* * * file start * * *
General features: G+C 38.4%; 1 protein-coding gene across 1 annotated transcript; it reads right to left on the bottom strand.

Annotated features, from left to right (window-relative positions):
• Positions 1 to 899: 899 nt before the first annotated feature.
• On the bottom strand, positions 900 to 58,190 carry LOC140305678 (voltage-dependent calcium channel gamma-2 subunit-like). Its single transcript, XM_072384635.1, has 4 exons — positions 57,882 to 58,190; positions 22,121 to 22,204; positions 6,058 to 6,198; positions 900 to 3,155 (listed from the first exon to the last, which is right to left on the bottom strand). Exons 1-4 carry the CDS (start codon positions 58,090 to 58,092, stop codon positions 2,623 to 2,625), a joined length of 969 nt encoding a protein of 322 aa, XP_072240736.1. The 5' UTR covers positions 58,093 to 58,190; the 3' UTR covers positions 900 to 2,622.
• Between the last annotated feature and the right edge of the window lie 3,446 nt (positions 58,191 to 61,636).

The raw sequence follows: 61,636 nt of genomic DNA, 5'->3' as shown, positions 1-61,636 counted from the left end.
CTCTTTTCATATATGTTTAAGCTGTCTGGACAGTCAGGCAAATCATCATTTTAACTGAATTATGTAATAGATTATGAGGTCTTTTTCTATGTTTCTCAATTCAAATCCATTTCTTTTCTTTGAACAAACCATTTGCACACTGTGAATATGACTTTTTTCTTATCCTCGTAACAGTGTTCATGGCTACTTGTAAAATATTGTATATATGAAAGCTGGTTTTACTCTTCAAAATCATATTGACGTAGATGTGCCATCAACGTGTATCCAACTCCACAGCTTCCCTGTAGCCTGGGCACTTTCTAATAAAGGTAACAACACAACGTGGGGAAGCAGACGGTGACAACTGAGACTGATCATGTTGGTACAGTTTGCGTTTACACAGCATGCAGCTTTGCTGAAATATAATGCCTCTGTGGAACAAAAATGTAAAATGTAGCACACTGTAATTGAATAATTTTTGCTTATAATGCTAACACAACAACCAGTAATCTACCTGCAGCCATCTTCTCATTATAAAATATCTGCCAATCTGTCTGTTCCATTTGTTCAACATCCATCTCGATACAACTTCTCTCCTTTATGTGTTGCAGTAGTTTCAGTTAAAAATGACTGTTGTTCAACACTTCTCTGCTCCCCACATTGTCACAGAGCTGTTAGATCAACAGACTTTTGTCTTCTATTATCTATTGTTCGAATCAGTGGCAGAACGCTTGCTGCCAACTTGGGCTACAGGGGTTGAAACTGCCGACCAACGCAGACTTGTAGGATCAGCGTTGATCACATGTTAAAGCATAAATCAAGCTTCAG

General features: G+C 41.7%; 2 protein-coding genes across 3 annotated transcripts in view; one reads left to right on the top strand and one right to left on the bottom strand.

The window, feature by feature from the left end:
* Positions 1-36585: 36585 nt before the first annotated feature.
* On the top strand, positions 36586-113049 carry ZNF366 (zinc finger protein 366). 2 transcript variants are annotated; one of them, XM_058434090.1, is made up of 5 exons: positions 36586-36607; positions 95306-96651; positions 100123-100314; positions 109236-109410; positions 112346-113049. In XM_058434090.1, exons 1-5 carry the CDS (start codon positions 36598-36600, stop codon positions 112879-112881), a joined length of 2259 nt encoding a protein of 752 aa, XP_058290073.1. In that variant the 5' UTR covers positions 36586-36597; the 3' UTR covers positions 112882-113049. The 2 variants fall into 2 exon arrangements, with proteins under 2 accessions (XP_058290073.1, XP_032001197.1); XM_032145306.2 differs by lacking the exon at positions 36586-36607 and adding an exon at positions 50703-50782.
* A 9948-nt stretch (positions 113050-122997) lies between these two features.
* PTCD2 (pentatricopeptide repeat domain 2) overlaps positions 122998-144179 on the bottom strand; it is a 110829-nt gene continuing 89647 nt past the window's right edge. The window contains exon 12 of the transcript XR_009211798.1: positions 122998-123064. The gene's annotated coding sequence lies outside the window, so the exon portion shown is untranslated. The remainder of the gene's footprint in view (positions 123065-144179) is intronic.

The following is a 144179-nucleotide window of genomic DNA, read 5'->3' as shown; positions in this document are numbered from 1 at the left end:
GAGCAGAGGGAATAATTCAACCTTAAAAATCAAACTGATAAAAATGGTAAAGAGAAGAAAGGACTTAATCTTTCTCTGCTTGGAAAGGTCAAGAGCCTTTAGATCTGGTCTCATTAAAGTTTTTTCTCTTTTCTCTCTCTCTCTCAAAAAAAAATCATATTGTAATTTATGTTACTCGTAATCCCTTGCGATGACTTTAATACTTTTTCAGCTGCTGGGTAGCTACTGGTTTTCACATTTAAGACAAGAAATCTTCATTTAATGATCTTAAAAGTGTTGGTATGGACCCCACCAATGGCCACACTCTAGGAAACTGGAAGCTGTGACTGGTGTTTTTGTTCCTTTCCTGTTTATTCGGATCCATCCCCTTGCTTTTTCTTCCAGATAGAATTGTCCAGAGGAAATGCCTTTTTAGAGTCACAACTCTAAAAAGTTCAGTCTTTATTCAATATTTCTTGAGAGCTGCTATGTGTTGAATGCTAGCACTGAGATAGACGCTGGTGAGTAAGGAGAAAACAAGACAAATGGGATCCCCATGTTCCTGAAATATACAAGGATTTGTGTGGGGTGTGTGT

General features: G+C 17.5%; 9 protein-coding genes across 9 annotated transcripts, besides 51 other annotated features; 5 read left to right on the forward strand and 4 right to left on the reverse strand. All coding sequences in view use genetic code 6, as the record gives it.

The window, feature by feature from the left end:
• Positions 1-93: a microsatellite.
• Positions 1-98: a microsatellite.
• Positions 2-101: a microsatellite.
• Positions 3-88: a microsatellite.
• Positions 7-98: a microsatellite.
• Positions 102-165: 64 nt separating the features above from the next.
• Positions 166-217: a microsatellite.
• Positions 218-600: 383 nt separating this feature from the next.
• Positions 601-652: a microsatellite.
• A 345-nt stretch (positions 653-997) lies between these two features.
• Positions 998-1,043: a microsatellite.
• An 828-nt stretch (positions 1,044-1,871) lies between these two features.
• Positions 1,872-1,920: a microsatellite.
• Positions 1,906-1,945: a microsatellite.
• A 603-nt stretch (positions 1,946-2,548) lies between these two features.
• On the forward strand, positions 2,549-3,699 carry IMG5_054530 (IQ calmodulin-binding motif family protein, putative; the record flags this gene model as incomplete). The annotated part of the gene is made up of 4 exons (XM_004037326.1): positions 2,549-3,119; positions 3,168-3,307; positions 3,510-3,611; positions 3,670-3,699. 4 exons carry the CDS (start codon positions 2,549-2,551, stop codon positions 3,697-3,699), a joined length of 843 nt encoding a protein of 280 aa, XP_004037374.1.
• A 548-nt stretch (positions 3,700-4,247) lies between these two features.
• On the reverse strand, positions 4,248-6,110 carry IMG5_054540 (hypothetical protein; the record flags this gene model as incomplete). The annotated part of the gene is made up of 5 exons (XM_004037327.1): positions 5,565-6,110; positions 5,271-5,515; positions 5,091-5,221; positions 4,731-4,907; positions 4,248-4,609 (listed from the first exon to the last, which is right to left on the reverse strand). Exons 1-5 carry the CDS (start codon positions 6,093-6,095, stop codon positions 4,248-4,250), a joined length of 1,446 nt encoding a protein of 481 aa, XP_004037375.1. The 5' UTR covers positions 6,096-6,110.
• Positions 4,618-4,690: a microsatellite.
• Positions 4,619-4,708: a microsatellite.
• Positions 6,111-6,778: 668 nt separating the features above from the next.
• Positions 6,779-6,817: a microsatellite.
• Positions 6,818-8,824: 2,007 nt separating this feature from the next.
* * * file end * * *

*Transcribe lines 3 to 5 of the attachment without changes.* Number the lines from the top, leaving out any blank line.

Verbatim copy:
• Positions 1 to 899: 899 nt before the first annotated feature.
• On the bottom strand, positions 900 to 58,190 carry LOC140305678 (voltage-dependent calcium channel gamma-2 subunit-like). Its single transcript, XM_072384635.1, has 4 exons — positions 57,882 to 58,190; positions 22,121 to 22,204; positions 6,058 to 6,198; positions 900 to 3,155 (listed from the first exon to the last, which is right to left on the bottom strand). Exons 1-4 carry the CDS (start codon positions 58,090 to 58,092, stop codon positions 2,623 to 2,625), a joined length of 969 nt encoding a protein of 322 aa, XP_072240736.1. The 5' UTR covers positions 58,093 to 58,190; the 3' UTR covers positions 900 to 2,622.
• Between the last annotated feature and the right edge of the window lie 3,446 nt (positions 58,191 to 61,636).